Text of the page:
Protesters gathered outside Department of Social Protection offices in Dublin and Waterford to call for an increase in pay for care and community workers for the first time in more than 10 years.
A third protest was held in Eyre Square in Galway city, as part of a 24-hour work stoppage.
The Siptu industrial action was held from noon on Wednesday and represents the second day of strike action in a long-running dispute over pay.
On Tuesday, a one-day stoppage by Irish Wheelchair Association workers across the country was held as part of a Valuing Community campaign backed by Siptu, Forsa, the Irish Nurses and Midwives Organisation and the Irish Congress of Trade Unions.
Siptu said the Government has claimed it does not have a role to play in resolving the dispute, as it does not directly employ these workers, which “is untenable and stands in stark contrast” to how community workers’ pay was linked to public sector workers before 2008.
Bernie Donnelly, a community employment supervisor in Finglas, Dublin, who runs a meals-on-wheels programme, told the PA news agency that the last pay increase she received was in 2008.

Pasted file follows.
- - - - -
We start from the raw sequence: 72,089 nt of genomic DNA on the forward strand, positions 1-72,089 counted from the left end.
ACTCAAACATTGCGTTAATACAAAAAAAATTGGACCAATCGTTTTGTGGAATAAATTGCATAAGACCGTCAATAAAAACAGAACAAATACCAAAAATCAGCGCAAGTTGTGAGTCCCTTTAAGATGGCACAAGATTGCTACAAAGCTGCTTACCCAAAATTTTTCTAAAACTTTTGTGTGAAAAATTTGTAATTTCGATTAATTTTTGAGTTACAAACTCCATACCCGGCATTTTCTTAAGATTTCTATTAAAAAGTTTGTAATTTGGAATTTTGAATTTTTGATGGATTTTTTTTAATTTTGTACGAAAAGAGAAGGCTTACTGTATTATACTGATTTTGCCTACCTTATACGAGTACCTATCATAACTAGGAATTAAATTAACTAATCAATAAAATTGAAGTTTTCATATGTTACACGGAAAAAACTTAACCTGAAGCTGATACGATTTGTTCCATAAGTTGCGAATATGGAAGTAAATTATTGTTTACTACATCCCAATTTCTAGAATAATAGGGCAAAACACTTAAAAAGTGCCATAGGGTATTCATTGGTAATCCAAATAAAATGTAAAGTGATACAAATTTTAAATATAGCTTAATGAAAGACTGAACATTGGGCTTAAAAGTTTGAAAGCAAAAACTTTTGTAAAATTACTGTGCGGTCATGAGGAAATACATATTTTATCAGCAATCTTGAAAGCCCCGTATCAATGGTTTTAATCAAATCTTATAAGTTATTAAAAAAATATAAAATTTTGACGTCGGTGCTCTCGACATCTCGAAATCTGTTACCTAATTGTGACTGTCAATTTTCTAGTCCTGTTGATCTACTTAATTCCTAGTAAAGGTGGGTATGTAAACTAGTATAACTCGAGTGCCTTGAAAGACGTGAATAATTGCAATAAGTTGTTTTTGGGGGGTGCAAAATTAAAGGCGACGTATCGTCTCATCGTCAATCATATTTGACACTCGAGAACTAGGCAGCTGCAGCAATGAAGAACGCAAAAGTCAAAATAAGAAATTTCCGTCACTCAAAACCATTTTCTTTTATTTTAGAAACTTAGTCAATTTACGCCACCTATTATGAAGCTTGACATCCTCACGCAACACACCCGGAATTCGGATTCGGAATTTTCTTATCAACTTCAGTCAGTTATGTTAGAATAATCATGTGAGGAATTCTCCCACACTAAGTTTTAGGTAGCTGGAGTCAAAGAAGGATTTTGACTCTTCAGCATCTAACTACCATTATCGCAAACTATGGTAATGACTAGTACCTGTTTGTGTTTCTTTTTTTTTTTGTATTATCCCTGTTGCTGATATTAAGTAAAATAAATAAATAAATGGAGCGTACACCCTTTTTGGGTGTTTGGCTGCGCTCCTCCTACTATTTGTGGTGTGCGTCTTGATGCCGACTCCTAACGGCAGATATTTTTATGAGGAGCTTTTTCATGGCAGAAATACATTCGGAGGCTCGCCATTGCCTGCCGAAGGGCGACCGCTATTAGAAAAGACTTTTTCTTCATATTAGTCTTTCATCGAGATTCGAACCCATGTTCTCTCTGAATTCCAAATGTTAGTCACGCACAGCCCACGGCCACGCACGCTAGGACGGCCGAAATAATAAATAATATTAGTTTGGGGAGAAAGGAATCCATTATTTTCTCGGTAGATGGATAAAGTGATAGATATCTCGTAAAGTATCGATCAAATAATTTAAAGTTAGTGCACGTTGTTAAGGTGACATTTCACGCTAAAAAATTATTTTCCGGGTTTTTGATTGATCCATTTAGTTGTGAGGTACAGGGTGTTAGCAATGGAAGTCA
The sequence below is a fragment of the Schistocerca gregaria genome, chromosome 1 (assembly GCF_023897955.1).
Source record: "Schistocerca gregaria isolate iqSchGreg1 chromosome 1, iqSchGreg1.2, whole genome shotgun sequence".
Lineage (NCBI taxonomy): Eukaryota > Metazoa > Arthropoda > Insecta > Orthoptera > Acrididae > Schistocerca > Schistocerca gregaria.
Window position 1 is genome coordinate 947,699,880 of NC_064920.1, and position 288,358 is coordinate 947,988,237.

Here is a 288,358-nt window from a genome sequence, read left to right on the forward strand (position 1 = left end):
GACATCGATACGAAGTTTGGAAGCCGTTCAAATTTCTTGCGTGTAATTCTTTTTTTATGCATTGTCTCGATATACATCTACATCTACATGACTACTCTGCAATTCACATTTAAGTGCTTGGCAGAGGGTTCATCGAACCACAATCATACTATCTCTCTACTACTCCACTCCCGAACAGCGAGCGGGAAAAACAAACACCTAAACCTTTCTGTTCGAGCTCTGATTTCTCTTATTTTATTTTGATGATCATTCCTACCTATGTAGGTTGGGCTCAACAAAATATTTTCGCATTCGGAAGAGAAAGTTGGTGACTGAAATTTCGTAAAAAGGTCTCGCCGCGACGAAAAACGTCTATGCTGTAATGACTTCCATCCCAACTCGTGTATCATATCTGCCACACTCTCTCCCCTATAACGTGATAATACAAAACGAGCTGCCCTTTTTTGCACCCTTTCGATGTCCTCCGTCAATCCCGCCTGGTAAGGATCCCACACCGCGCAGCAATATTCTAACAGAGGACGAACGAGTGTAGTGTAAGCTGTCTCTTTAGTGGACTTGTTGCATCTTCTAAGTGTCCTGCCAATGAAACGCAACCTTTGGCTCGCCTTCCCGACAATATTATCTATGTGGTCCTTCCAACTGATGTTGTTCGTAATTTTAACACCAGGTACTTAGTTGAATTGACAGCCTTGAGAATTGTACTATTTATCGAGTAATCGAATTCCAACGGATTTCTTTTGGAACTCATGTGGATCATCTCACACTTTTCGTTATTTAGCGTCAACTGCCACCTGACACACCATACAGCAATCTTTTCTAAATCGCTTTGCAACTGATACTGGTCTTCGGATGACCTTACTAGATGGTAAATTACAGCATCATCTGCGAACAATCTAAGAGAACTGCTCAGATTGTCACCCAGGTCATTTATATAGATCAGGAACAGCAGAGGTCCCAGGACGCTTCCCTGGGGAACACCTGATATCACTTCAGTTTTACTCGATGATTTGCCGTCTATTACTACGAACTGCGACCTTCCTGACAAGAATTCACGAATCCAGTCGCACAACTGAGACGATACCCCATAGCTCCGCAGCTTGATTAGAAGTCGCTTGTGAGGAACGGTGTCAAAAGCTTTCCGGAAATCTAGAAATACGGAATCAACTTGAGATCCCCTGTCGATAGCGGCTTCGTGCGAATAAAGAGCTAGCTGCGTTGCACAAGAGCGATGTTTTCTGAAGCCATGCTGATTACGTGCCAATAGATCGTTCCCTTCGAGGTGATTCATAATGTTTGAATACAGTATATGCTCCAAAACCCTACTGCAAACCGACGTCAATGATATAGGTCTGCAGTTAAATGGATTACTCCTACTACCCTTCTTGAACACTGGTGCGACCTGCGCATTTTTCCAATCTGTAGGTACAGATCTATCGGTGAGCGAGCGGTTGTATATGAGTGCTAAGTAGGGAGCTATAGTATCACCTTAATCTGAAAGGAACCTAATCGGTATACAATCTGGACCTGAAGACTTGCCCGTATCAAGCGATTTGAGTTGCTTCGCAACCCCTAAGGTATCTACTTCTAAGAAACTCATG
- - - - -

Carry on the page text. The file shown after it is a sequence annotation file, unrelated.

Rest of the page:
“Through it all we have seen the participants every year receive their social welfare payment increase, which would average at around five euro each year and we have received nothing.
“So in that time we have lost, you could say the equivalent of 75 euro.
“I would say to the Government for a start – these community employment programmes, people working in the community, are saving the Government a fortune.
“We save the HSE thousands upon thousands of euro every year providing meals services in the community.
“If they had to pay the going rate for that, it would cost them a hell of a lot more than is being handed out now. So what we want to see is fairness.
“We want to be paid for the job that we’re doing. We want to get the recognition for the job that we’re doing. And we really ask no more than that.”
Siptu public administration and community division organiser Adrian Kane said “our members employed by the Irish Wheelchair Association held a one-day work stoppage”.
“This was very successful in highlighting the demand for pay justice for care and community sector workers.
“On pickets across the country, our members were overwhelmed by the strong support shown by the public for the strike, with many welcoming the fact the workers were standing up for pay justice in the midst of the worsening cost-of-living crisis.”
He said that workers’ demands were simple: “For the Government to engage with these workers and their union representatives to discuss funding so they can have their first pay rise in 14 years.”